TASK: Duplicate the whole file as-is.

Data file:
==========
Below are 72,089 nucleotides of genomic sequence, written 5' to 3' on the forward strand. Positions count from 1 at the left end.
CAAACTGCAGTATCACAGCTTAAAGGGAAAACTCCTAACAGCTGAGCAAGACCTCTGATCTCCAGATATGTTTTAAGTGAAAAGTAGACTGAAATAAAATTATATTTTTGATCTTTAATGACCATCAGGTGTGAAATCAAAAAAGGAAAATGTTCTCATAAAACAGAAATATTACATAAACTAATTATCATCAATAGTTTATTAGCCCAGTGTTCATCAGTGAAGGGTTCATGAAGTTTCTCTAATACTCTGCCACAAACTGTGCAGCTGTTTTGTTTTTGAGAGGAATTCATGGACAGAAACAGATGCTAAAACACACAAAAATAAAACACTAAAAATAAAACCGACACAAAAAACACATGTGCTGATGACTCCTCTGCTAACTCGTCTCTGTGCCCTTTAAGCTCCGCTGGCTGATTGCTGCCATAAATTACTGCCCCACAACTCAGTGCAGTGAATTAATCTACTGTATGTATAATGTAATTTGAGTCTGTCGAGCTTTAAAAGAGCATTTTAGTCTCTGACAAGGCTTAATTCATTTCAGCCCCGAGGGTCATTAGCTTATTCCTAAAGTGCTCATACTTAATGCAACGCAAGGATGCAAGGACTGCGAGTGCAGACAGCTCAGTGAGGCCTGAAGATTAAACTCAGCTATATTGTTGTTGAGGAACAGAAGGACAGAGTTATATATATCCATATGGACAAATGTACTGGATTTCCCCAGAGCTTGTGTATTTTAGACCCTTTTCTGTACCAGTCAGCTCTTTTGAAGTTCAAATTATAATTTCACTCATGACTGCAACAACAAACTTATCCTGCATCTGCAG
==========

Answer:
Below are 72,089 nucleotides of genomic sequence, written 5' to 3' on the forward strand. Positions count from 1 at the left end.
CAAACTGCAGTATCACAGCTTAAAGGGAAAACTCCTAACAGCTGAGCAAGACCTCTGATCTCCAGATATGTTTTAAGTGAAAAGTAGACTGAAATAAAATTATATTTTTGATCTTTAATGACCATCAGGTGTGAAATCAAAAAAGGAAAATGTTCTCATAAAACAGAAATATTACATAAACTAATTATCATCAATAGTTTATTAGCCCAGTGTTCATCAGTGAAGGGTTCATGAAGTTTCTCTAATACTCTGCCACAAACTGTGCAGCTGTTTTGTTTTTGAGAGGAATTCATGGACAGAAACAGATGCTAAAACACACAAAAATAAAACACTAAAAATAAAACCGACACAAAAAACACATGTGCTGATGACTCCTCTGCTAACTCGTCTCTGTGCCCTTTAAGCTCCGCTGGCTGATTGCTGCCATAAATTACTGCCCCACAACTCAGTGCAGTGAATTAATCTACTGTATGTATAATGTAATTTGAGTCTGTCGAGCTTTAAAAGAGCATTTTAGTCTCTGACAAGGCTTAATTCATTTCAGCCCCGAGGGTCATTAGCTTATTCCTAAAGTGCTCATACTTAATGCAACGCAAGGATGCAAGGACTGCGAGTGCAGACAGCTCAGTGAGGCCTGAAGATTAAACTCAGCTATATTGTTGTTGAGGAACAGAAGGACAGAGTTATATATATCCATATGGACAAATGTACTGGATTTCCCCAGAGCTTGTGTATTTTAGACCCTTTTCTGTACCAGTCAGCTCTTTTGAAGTTCAAATTATAATTTCACTCATGACTGCAACAACAAACTTATCCTGCATCTGCAG